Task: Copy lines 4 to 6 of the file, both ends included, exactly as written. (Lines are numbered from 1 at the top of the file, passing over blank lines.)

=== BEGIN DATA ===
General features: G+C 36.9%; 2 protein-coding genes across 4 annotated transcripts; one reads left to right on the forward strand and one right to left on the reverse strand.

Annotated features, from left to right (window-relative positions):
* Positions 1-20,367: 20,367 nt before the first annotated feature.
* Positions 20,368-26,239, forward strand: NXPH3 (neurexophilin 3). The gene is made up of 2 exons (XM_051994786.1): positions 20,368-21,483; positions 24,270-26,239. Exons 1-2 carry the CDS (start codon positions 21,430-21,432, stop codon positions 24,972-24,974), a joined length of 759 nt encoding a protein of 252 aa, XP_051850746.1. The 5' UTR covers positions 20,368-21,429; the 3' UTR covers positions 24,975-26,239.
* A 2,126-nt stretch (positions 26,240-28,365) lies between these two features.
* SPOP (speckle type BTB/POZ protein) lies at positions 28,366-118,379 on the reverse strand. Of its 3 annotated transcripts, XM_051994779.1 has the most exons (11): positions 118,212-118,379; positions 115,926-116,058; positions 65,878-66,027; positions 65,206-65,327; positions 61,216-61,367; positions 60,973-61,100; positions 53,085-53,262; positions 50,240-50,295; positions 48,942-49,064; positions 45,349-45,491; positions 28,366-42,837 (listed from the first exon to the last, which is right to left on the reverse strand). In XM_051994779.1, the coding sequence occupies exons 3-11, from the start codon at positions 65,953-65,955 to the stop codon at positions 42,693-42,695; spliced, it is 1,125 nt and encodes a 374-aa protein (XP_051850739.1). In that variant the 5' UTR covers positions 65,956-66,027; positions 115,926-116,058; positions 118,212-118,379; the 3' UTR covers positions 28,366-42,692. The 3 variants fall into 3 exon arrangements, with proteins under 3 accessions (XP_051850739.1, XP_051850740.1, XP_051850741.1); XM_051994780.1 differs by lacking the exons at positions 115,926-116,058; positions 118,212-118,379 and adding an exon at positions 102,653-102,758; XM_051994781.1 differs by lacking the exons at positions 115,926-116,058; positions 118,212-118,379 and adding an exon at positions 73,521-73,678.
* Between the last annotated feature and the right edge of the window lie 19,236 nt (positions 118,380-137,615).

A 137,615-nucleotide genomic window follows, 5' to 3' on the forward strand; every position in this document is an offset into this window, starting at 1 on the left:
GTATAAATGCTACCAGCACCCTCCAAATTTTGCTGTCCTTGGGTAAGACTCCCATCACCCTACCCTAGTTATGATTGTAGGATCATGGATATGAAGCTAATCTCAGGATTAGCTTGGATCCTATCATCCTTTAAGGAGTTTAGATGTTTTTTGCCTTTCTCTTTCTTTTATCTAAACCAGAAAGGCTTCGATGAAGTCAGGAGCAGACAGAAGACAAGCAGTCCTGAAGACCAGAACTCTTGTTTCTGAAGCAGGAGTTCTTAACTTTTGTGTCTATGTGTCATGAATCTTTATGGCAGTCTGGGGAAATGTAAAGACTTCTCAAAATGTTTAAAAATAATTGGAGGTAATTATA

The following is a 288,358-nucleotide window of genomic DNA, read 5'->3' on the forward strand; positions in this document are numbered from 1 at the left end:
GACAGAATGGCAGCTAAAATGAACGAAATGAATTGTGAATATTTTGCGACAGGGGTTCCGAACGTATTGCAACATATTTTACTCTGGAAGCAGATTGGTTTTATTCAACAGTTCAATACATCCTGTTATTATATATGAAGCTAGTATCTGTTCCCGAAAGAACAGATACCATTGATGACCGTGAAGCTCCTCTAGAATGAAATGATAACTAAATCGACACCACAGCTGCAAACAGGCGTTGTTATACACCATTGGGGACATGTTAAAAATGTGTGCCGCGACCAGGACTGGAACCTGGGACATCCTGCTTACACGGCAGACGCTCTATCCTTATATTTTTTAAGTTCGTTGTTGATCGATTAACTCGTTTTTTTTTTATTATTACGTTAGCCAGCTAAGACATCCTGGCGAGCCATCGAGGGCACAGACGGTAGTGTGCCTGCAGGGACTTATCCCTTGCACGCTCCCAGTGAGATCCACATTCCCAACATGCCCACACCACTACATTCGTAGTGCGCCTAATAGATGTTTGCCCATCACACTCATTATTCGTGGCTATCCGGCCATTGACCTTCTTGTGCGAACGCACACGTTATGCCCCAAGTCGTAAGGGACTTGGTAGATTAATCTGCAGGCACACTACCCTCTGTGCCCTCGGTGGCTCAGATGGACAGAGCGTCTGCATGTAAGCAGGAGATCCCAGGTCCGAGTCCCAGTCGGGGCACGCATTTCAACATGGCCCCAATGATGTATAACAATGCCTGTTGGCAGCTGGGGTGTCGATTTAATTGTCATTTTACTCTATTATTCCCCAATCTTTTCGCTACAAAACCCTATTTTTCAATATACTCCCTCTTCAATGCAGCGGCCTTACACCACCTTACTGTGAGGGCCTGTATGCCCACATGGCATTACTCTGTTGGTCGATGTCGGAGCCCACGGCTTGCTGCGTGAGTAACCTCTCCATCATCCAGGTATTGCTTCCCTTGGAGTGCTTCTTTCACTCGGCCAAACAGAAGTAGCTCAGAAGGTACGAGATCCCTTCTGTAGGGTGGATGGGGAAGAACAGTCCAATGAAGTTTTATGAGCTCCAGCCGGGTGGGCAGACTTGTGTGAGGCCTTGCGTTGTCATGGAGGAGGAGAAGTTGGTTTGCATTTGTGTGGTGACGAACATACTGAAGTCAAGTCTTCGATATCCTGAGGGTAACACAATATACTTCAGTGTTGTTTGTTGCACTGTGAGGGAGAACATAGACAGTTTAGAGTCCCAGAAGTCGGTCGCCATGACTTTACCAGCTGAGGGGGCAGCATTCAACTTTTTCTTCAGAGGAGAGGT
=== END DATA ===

* Positions 20,368-26,239, forward strand: NXPH3 (neurexophilin 3). The gene is made up of 2 exons (XM_051994786.1): positions 20,368-21,483; positions 24,270-26,239. Exons 1-2 carry the CDS (start codon positions 21,430-21,432, stop codon positions 24,972-24,974), a joined length of 759 nt encoding a protein of 252 aa, XP_051850746.1. The 5' UTR covers positions 20,368-21,429; the 3' UTR covers positions 24,975-26,239.
* A 2,126-nt stretch (positions 26,240-28,365) lies between these two features.
* SPOP (speckle type BTB/POZ protein) lies at positions 28,366-118,379 on the reverse strand. Of its 3 annotated transcripts, XM_051994779.1 has the most exons (11): positions 118,212-118,379; positions 115,926-116,058; positions 65,878-66,027; positions 65,206-65,327; positions 61,216-61,367; positions 60,973-61,100; positions 53,085-53,262; positions 50,240-50,295; positions 48,942-49,064; positions 45,349-45,491; positions 28,366-42,837 (listed from the first exon to the last, which is right to left on the reverse strand). In XM_051994779.1, the coding sequence occupies exons 3-11, from the start codon at positions 65,953-65,955 to the stop codon at positions 42,693-42,695; spliced, it is 1,125 nt and encodes a 374-aa protein (XP_051850739.1). In that variant the 5' UTR covers positions 65,956-66,027; positions 115,926-116,058; positions 118,212-118,379; the 3' UTR covers positions 28,366-42,692. The 3 variants fall into 3 exon arrangements, with proteins under 3 accessions (XP_051850739.1, XP_051850740.1, XP_051850741.1); XM_051994780.1 differs by lacking the exons at positions 115,926-116,058; positions 118,212-118,379 and adding an exon at positions 102,653-102,758; XM_051994781.1 differs by lacking the exons at positions 115,926-116,058; positions 118,212-118,379 and adding an exon at positions 73,521-73,678.